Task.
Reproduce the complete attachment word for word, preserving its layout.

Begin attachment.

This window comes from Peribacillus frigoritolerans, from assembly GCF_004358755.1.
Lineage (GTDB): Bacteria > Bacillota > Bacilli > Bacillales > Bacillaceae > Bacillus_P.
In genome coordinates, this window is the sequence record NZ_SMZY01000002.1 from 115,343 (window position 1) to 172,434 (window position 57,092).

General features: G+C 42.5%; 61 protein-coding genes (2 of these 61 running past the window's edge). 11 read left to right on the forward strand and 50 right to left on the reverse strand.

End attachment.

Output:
This window comes from Peribacillus frigoritolerans, from assembly GCF_004358755.1.
Lineage (GTDB): Bacteria > Bacillota > Bacilli > Bacillales > Bacillaceae > Bacillus_P.
In genome coordinates, this window is the sequence record NZ_SMZY01000002.1 from 115,343 (window position 1) to 172,434 (window position 57,092).

General features: G+C 42.5%; 61 protein-coding genes (2 of these 61 running past the window's edge). 11 read left to right on the forward strand and 50 right to left on the reverse strand.